Once everything was collected, assembled, digitized and/or transcribed, we wove together expert interviews and excerpts of historic letters and memoir entries, later brought to life by voice actors. Both national and locally sourced archival photographs, historic films and recordings gave the film authenticity while modern-day reenactments and contemporary performances of WWI-era songs enhanced the film’s poignancy.

Read more: New Local WWI documentary from Akron, Ohio has wide appeal


remembrance day 2017Royal Canadian Legion U.S. Branch 25 holds its annual Remembrance Day service in 2017 in Liberty Cemetery (located in Petaluma). Liberty Cemetery is one of two cemeteries where Canadian and British service men and women are buried, and the Branch helps to maintain both locations.

The San Francisco Bay Area's Royal Canadian Legion U.S. Branch 25

"Commemorating those who served, remembering the service of those who have passed on" 

By Chris Isleib
Director of Public Affairs, United States World War One Centennial Commission

The ties between the U.S. and Canada were never stronger than during World War I. Not only did our nations help each other with wartime food and supplies -- but over 35,000 Americans served in the Canadian Expeditionary Force from 1914-1918. Some 3,500 of those men and women lost their loves in the war. We were thrilled recently to learn that a very special group of Canadians follow our Centennial Commission's activities. The Royal Canadian Legion is a non-profit veterans service organization that supports Veterans and their families, remembers the men and women who served our country, and strengthens communities. The Legion has a chapter based in the San Francisco Bay area, U.S. Branch 25, who have been very active in Great War remembrance activities -- they share our weekly Dispatch stories with their members, and they even participated in our Bells of Peace on Nov 11th, 2018. We had a chance to talk to U.S. Branch 25 member Michael Barbour about the Post, about the members, and about his own connection to World War I.

We were thrilled to see that you share our DISPATCH with your Post members! How did you find us?

michael barbour 300Michael Barbour visiting visit C100, a Canadian organization in the Bay Area, to deliver poppies and a poppy box as a part of the Poppy Campaign (an annual activity of all branches of the Royal Canadian Legion). I’ll be honest and say that I’m not sure. You guys started showing up in my inbox at some point, and since it was appropriate to our membership I decided to share it on the blog portion of our website.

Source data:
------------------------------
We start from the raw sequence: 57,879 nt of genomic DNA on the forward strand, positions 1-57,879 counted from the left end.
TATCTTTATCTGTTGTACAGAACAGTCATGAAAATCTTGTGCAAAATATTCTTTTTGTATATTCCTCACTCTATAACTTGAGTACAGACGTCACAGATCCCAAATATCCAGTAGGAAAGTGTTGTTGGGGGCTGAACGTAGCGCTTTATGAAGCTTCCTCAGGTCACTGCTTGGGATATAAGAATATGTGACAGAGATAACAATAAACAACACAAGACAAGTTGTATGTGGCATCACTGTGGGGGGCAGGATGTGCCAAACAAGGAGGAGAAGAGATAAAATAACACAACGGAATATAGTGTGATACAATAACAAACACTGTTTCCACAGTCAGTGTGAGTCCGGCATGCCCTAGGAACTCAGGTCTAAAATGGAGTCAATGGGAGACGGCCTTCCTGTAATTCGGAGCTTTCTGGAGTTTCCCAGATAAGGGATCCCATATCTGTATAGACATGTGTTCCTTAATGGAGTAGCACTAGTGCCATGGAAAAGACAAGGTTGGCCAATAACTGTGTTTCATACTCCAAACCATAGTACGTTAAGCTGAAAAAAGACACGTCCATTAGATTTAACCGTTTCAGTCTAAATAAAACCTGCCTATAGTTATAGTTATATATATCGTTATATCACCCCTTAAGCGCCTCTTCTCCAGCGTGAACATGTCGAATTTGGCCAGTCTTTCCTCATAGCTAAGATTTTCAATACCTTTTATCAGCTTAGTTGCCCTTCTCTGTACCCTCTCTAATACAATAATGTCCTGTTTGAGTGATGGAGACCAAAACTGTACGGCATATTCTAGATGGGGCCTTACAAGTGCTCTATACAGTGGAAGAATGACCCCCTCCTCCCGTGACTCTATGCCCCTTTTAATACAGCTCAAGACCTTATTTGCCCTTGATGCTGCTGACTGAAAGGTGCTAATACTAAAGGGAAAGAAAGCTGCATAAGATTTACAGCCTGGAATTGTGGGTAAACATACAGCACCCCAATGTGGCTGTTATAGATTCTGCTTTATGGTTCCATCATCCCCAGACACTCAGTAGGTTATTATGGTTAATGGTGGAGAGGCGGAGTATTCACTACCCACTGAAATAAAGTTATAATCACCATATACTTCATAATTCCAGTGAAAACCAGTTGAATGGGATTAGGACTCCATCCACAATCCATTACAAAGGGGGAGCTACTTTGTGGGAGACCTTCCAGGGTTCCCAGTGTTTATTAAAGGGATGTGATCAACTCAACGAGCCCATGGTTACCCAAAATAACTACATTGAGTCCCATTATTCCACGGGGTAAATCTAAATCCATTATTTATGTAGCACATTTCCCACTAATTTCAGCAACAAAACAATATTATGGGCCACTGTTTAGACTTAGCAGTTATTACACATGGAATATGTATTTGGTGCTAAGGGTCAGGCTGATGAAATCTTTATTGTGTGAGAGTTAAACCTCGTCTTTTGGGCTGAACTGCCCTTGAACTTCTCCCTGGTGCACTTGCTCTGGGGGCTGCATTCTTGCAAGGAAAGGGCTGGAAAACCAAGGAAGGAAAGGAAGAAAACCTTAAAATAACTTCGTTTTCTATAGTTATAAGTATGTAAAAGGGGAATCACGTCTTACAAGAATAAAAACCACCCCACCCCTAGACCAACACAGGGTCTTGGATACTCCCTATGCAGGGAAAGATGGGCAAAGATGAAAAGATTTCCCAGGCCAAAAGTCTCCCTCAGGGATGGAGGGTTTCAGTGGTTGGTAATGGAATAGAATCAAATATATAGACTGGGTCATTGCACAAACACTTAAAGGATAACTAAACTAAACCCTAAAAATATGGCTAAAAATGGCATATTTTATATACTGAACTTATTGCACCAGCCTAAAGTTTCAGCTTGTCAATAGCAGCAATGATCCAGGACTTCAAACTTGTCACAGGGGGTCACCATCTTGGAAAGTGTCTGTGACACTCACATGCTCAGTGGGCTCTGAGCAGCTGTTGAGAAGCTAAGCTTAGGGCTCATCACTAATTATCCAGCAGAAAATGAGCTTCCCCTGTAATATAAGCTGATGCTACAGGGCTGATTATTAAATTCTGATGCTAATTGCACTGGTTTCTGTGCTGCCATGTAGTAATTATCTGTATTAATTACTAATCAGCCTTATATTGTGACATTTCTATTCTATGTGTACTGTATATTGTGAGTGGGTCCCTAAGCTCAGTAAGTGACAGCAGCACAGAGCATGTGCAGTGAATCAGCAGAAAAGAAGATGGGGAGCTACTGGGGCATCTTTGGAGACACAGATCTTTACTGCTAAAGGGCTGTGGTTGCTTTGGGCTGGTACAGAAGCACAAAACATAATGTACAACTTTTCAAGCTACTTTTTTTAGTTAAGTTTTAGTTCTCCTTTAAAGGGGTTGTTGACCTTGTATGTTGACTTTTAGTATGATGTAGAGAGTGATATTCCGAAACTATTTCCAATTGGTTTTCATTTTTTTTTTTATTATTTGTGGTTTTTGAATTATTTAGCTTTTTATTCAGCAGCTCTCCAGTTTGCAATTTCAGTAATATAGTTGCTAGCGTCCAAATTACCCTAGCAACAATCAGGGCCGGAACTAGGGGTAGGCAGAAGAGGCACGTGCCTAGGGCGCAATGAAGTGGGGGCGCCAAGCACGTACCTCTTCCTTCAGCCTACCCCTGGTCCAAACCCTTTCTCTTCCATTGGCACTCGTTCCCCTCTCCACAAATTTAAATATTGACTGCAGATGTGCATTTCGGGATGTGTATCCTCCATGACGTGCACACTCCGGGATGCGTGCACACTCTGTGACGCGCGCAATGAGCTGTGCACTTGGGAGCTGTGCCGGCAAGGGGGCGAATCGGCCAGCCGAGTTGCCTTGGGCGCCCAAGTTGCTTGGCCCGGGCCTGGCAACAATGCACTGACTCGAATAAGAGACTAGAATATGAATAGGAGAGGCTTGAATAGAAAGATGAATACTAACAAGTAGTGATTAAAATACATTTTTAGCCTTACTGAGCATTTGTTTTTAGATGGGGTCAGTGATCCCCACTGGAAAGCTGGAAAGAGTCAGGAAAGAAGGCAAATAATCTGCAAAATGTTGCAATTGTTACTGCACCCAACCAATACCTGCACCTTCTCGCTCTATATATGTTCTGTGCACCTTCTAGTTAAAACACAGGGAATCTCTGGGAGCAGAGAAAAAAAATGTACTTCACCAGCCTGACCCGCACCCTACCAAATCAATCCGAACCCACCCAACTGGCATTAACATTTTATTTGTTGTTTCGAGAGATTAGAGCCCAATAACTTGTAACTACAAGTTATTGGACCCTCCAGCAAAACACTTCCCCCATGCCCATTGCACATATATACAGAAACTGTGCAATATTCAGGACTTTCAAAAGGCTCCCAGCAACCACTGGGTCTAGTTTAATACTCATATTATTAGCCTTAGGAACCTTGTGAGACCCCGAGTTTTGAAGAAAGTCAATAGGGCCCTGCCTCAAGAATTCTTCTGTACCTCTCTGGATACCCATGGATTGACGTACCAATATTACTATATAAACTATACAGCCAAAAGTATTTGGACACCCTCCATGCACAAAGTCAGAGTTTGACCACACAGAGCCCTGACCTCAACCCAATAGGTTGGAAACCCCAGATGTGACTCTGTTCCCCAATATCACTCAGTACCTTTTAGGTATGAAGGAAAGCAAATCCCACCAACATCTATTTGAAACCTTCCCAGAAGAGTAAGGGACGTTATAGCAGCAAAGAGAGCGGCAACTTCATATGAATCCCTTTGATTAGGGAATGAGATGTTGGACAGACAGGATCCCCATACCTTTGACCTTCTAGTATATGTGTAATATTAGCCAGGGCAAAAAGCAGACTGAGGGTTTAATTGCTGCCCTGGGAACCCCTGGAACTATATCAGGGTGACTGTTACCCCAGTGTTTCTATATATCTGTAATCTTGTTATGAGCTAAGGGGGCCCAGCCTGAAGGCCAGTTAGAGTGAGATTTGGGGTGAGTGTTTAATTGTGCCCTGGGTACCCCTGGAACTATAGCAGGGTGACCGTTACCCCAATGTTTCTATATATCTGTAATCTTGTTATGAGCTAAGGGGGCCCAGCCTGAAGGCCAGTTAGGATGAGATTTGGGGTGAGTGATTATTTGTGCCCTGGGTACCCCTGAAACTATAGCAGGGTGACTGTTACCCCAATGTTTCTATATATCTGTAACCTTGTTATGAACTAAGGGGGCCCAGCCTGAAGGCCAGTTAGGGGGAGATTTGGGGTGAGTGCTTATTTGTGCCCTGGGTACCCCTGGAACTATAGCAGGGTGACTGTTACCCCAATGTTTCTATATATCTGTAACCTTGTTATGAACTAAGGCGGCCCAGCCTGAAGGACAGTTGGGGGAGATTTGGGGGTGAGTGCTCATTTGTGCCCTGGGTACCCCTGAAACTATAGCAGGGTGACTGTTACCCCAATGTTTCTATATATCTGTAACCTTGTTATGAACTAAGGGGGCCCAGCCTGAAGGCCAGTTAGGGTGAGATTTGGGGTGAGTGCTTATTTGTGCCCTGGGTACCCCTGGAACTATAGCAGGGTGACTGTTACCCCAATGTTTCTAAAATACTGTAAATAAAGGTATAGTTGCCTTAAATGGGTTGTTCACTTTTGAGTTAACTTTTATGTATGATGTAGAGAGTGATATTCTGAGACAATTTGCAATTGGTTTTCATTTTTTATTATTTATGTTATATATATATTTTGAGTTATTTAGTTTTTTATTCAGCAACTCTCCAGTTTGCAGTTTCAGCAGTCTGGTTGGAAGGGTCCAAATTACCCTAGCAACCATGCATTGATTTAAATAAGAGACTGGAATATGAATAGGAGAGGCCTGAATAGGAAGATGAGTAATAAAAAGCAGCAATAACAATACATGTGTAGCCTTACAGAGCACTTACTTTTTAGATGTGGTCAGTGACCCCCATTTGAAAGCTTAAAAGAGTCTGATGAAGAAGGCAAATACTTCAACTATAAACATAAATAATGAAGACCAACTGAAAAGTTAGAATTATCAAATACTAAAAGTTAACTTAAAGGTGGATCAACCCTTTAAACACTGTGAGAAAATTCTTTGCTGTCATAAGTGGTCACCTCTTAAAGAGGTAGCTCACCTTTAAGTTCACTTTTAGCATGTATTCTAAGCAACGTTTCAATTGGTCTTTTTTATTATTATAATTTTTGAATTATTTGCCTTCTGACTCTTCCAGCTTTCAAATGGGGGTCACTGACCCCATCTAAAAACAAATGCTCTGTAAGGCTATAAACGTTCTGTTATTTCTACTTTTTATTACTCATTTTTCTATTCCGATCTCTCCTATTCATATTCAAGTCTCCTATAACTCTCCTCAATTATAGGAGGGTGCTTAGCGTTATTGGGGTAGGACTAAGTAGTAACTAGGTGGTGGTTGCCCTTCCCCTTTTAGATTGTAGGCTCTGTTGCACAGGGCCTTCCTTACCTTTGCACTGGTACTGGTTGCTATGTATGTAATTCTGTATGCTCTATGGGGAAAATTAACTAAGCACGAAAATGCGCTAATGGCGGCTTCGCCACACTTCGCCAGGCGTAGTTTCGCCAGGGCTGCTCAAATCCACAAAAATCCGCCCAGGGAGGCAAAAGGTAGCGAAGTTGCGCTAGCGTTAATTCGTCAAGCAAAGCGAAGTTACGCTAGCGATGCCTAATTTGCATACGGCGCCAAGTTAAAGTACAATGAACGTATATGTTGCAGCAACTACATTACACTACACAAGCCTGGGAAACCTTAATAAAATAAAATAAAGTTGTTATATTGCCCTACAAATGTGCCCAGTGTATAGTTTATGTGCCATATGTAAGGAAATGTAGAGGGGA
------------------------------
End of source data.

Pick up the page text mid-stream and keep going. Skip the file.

Tell us about your Legion Post. Who are the members? What is the history? Is there a connection to WWI? How many Royal Legion Posts are there in the US, overall?

Our branch is actually the combination of four or five former branches. As you might imagine, the Bay Area was an attractive location for many Canadians upon retirement. Plus a lot of former role Canadian Air Force members found their way to California as pilots, given the fact that San Francisco was a hub for several airlines. As our membership has aged and passed away, those multiple branches have dwindled into a single branch for the entire Bay Area.

Our branch is actually the combination of four or five former branches. As you might imagine, the bay area was an attractive location for many Canadians upon retirement. Plus a lot of former role Canadian Air Force members found their way to California as pilots, given the fact that San Francisco was a hub for several airlines. As our membership has aged and passed away, those multiple branches have dwindled into a single branch for the entire Bay Area. While this would be well before my time, but we have had branches in the Bay Area for at least four or five decades now - maybe longer.

The San Francisco branch of the Royal Canadian Legion, or US Branch 25, is one of 11 or 12 North American branches that are outside of Canada. All but one of these are in the United States, with one in Chapala, Mexico. Our branch, along with the four others in California, and the one in Mexico, form the US Western Zone. The other US based branches form the US Eastern Zone, and then there are 6 to 8 branches in Europe that are part of the European Zone.

Read more: Royal Canadian Legion U.S. Branch 25